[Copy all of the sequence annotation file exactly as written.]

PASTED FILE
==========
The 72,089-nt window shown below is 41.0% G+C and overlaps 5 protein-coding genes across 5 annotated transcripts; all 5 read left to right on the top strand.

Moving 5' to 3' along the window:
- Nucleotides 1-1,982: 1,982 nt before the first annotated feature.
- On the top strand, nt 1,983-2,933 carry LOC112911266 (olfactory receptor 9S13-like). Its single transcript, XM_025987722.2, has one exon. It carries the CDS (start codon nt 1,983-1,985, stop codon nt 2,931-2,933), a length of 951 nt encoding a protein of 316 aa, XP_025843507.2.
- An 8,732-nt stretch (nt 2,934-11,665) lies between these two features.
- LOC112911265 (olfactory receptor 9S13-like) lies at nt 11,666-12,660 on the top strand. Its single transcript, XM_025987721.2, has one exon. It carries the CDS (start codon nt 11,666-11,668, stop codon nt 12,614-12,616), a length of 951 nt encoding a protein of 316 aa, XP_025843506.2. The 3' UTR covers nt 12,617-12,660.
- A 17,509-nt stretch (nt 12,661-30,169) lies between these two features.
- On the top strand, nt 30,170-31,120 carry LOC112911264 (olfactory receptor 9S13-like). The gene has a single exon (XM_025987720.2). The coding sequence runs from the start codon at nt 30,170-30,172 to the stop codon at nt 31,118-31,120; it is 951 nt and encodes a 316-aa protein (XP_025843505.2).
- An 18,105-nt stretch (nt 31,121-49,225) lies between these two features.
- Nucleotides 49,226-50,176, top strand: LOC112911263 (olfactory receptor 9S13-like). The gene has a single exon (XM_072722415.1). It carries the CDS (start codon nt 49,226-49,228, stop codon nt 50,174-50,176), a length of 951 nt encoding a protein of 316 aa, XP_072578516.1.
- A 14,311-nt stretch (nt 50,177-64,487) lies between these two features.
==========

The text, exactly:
The 72,089-nt window shown below is 41.0% G+C and overlaps 5 protein-coding genes across 5 annotated transcripts; all 5 read left to right on the top strand.

Moving 5' to 3' along the window:
- Nucleotides 1-1,982: 1,982 nt before the first annotated feature.
- On the top strand, nt 1,983-2,933 carry LOC112911266 (olfactory receptor 9S13-like). Its single transcript, XM_025987722.2, has one exon. It carries the CDS (start codon nt 1,983-1,985, stop codon nt 2,931-2,933), a length of 951 nt encoding a protein of 316 aa, XP_025843507.2.
- An 8,732-nt stretch (nt 2,934-11,665) lies between these two features.
- LOC112911265 (olfactory receptor 9S13-like) lies at nt 11,666-12,660 on the top strand. Its single transcript, XM_025987721.2, has one exon. It carries the CDS (start codon nt 11,666-11,668, stop codon nt 12,614-12,616), a length of 951 nt encoding a protein of 316 aa, XP_025843506.2. The 3' UTR covers nt 12,617-12,660.
- A 17,509-nt stretch (nt 12,661-30,169) lies between these two features.
- On the top strand, nt 30,170-31,120 carry LOC112911264 (olfactory receptor 9S13-like). The gene has a single exon (XM_025987720.2). The coding sequence runs from the start codon at nt 30,170-30,172 to the stop codon at nt 31,118-31,120; it is 951 nt and encodes a 316-aa protein (XP_025843505.2).
- An 18,105-nt stretch (nt 31,121-49,225) lies between these two features.
- Nucleotides 49,226-50,176, top strand: LOC112911263 (olfactory receptor 9S13-like). The gene has a single exon (XM_072722415.1). It carries the CDS (start codon nt 49,226-49,228, stop codon nt 50,174-50,176), a length of 951 nt encoding a protein of 316 aa, XP_072578516.1.
- A 14,311-nt stretch (nt 50,177-64,487) lies between these two features.